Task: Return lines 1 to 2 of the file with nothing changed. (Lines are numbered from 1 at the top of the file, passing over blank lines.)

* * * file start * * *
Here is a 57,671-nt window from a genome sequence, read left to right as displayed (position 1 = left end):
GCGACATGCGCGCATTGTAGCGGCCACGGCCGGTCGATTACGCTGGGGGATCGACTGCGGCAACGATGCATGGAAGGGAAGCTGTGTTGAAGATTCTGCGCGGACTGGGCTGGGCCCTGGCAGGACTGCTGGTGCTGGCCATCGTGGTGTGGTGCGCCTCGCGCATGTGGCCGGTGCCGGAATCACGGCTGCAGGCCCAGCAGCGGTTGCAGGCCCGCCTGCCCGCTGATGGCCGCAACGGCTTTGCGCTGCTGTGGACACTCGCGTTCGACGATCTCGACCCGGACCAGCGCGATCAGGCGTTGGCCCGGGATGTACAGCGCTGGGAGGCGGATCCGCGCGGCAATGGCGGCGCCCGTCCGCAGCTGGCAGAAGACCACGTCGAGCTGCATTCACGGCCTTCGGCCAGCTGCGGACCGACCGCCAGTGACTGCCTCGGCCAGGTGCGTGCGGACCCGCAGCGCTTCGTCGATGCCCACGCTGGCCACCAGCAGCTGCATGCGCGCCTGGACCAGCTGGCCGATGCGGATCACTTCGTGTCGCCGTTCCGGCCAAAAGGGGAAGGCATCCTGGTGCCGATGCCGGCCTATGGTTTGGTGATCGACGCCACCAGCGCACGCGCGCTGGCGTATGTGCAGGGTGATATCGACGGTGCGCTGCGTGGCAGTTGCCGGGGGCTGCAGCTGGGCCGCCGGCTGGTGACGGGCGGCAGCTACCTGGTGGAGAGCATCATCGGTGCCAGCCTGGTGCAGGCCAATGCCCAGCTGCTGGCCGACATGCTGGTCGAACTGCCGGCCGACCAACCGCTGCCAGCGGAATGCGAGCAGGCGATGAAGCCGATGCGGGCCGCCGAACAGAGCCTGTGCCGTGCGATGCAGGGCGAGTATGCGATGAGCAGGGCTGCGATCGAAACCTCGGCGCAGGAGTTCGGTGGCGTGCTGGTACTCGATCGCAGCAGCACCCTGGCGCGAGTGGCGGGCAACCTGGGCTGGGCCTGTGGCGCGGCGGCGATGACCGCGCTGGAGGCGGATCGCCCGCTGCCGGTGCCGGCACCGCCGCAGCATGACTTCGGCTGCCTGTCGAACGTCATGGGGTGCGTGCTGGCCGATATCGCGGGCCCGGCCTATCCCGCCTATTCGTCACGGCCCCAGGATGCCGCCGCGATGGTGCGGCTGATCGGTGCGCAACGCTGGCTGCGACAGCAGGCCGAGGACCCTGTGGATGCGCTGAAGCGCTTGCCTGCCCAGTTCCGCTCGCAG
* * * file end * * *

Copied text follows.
Here is a 57,671-nt window from a genome sequence, read left to right as displayed (position 1 = left end):
GCGACATGCGCGCATTGTAGCGGCCACGGCCGGTCGATTACGCTGGGGGATCGACTGCGGCAACGATGCATGGAAGGGAAGCTGTGTTGAAGATTCTGCGCGGACTGGGCTGGGCCCTGGCAGGACTGCTGGTGCTGGCCATCGTGGTGTGGTGCGCCTCGCGCATGTGGCCGGTGCCGGAATCACGGCTGCAGGCCCAGCAGCGGTTGCAGGCCCGCCTGCCCGCTGATGGCCGCAACGGCTTTGCGCTGCTGTGGACACTCGCGTTCGACGATCTCGACCCGGACCAGCGCGATCAGGCGTTGGCCCGGGATGTACAGCGCTGGGAGGCGGATCCGCGCGGCAATGGCGGCGCCCGTCCGCAGCTGGCAGAAGACCACGTCGAGCTGCATTCACGGCCTTCGGCCAGCTGCGGACCGACCGCCAGTGACTGCCTCGGCCAGGTGCGTGCGGACCCGCAGCGCTTCGTCGATGCCCACGCTGGCCACCAGCAGCTGCATGCGCGCCTGGACCAGCTGGCCGATGCGGATCACTTCGTGTCGCCGTTCCGGCCAAAAGGGGAAGGCATCCTGGTGCCGATGCCGGCCTATGGTTTGGTGATCGACGCCACCAGCGCACGCGCGCTGGCGTATGTGCAGGGTGATATCGACGGTGCGCTGCGTGGCAGTTGCCGGGGGCTGCAGCTGGGCCGCCGGCTGGTGACGGGCGGCAGCTACCTGGTGGAGAGCATCATCGGTGCCAGCCTGGTGCAGGCCAATGCCCAGCTGCTGGCCGACATGCTGGTCGAACTGCCGGCCGACCAACCGCTGCCAGCGGAATGCGAGCAGGCGATGAAGCCGATGCGGGCCGCCGAACAGAGCCTGTGCCGTGCGATGCAGGGCGAGTATGCGATGAGCAGGGCTGCGATCGAAACCTCGGCGCAGGAGTTCGGTGGCGTGCTGGTACTCGATCGCAGCAGCACCCTGGCGCGAGTGGCGGGCAACCTGGGCTGGGCCTGTGGCGCGGCGGCGATGACCGCGCTGGAGGCGGATCGCCCGCTGCCGGTGCCGGCACCGCCGCAGCATGACTTCGGCTGCCTGTCGAACGTCATGGGGTGCGTGCTGGCCGATATCGCGGGCCCGGCCTATCCCGCCTATTCGTCACGGCCCCAGGATGCCGCCGCGATGGTGCGGCTGATCGGTGCGCAACGCTGGCTGCGACAGCAGGCCGAGGACCCTGTGGATGCGCTGAAGCGCTTGCCTGCCCAGTTCCGCTCGCAG